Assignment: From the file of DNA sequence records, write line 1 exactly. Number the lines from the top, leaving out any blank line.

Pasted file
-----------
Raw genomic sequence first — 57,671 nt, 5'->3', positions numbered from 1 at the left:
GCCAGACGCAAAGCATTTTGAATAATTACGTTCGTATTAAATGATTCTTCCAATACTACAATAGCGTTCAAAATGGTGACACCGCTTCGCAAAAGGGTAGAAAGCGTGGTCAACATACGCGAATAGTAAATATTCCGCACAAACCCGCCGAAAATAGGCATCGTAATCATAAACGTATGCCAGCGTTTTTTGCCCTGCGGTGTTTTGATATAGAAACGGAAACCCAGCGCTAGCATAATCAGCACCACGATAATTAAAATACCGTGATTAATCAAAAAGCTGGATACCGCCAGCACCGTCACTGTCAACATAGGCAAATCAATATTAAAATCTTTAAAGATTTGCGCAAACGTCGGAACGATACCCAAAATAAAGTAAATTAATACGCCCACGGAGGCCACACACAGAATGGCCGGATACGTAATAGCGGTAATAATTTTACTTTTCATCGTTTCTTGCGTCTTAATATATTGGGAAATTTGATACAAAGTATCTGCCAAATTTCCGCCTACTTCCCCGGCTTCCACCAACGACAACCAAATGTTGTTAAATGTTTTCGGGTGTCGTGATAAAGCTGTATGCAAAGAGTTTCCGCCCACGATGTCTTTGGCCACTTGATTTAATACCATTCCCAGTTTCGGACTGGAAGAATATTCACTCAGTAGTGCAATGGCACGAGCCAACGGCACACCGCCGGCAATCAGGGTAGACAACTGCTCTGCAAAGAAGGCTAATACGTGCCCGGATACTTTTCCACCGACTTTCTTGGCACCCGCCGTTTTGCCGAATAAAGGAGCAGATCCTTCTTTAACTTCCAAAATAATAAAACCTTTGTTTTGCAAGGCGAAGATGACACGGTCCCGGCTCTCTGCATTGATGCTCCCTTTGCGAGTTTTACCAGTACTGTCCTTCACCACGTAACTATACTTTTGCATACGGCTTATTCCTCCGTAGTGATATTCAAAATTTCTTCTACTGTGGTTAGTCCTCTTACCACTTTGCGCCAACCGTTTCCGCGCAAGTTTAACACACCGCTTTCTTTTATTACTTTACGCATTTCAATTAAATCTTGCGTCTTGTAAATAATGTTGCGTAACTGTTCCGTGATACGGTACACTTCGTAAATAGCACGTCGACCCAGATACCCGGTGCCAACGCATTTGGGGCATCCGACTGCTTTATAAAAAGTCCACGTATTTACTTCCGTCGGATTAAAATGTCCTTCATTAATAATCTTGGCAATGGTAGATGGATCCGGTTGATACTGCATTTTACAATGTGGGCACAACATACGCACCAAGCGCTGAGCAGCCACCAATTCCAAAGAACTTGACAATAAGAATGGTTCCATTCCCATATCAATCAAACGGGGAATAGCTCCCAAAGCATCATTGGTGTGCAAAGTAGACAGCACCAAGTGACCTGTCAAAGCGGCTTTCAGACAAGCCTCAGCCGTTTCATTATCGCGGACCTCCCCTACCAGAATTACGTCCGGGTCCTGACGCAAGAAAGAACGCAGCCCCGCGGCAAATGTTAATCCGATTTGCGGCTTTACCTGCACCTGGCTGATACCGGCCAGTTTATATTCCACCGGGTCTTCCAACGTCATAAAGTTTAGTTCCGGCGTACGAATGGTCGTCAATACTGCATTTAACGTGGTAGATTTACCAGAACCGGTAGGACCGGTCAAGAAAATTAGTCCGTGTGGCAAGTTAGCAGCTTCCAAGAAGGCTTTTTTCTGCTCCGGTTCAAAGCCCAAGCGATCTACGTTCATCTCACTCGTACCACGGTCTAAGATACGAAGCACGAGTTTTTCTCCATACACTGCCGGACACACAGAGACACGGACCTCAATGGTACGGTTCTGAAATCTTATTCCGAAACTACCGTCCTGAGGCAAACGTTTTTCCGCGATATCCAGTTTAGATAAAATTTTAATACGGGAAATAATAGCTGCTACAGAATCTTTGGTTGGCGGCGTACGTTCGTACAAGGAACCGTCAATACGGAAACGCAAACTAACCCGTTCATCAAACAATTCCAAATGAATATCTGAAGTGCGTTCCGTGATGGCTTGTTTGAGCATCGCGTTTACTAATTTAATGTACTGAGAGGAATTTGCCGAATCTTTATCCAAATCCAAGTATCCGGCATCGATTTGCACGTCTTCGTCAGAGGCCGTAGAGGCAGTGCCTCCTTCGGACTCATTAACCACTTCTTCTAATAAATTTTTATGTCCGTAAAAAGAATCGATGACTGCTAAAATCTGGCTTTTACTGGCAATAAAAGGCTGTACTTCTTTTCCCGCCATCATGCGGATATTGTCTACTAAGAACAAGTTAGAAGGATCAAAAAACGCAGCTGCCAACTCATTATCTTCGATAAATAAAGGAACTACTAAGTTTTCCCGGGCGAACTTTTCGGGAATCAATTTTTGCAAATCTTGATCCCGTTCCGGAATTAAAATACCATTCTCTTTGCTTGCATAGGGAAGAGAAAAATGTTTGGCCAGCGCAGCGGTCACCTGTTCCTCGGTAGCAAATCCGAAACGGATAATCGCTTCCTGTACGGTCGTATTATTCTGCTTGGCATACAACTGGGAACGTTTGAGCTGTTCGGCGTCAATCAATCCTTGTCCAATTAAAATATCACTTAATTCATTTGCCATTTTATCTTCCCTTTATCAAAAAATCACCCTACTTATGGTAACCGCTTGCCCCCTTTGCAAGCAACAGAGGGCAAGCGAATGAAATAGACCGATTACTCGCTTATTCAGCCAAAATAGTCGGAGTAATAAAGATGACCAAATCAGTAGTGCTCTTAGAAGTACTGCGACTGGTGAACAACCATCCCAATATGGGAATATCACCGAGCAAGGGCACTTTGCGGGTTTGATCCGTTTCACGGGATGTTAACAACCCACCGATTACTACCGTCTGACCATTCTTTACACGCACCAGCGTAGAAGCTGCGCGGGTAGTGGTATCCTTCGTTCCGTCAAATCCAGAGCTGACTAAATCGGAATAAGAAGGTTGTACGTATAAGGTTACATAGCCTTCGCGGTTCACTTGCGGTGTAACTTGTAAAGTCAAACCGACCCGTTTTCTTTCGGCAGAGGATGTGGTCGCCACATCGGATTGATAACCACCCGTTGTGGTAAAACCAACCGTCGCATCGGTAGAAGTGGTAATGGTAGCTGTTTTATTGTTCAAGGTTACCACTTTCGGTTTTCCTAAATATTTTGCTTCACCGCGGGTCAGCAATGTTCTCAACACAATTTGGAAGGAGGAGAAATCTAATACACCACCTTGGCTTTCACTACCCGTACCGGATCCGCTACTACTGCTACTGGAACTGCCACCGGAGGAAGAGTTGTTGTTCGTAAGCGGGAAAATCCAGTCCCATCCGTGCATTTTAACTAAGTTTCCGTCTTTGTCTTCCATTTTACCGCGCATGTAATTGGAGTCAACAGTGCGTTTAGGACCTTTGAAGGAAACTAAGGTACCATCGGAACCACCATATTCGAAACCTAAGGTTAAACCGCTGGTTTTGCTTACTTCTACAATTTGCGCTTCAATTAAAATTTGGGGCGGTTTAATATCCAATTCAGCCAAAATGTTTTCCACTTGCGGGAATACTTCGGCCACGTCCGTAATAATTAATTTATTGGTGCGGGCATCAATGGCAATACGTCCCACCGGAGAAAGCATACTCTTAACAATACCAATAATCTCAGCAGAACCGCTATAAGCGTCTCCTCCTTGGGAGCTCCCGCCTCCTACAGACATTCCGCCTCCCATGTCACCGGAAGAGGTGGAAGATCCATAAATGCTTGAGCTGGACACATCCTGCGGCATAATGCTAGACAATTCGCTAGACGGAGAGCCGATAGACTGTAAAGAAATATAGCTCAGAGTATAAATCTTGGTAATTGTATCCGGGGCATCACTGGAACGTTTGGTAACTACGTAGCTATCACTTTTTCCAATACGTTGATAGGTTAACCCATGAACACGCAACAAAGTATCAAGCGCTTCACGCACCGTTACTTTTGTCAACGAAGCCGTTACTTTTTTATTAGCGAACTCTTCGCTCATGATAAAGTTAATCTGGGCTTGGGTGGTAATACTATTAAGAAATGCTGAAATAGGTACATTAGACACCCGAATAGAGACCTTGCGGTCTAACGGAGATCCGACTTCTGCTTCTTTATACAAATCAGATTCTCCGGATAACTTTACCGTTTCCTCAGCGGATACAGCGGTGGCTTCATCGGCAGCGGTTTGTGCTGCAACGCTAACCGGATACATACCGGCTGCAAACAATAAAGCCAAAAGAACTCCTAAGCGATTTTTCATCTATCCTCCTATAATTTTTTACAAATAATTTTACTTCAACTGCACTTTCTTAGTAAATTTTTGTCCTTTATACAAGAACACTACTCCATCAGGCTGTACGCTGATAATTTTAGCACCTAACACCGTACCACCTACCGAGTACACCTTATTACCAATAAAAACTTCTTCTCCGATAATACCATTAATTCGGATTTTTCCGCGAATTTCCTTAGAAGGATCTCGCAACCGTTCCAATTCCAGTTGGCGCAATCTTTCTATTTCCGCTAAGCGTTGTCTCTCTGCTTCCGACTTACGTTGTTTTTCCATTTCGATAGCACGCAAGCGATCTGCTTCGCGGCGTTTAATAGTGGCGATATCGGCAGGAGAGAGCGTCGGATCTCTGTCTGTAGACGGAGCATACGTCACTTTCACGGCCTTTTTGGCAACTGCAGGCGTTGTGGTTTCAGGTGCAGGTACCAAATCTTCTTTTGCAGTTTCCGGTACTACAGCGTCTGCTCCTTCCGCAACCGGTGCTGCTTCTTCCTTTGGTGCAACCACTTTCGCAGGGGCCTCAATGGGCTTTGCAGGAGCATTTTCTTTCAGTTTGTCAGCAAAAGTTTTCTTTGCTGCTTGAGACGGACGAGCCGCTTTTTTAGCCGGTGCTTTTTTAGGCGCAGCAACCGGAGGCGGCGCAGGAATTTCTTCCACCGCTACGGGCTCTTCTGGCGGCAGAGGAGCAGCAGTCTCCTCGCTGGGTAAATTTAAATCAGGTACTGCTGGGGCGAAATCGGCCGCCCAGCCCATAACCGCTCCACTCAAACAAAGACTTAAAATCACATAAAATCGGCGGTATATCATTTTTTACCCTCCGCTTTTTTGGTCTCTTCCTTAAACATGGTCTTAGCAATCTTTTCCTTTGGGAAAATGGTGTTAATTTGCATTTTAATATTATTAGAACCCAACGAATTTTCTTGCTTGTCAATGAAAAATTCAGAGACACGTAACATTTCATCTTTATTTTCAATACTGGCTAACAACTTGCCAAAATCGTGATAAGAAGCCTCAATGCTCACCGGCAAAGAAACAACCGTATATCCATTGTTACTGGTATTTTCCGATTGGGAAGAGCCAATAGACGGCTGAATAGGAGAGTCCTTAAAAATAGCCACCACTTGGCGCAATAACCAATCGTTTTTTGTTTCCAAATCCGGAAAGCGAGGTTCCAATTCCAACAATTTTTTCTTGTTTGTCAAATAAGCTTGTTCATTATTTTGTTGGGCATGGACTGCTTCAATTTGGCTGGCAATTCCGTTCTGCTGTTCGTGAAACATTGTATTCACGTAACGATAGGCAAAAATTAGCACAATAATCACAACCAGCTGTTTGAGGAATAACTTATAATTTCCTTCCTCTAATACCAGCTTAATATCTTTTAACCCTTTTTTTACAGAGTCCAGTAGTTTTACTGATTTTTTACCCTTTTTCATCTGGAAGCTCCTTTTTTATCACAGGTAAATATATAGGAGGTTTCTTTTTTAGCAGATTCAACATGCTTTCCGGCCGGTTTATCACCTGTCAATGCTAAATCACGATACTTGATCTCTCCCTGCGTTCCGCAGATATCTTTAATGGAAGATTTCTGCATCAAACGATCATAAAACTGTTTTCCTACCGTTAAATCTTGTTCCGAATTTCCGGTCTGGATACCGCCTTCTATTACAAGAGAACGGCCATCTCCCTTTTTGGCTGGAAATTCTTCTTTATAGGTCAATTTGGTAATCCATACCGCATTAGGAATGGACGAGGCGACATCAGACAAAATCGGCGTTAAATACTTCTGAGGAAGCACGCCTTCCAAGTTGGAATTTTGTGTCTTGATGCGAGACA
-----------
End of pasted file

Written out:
Raw genomic sequence first — 57,671 nt, 5'->3', positions numbered from 1 at the left: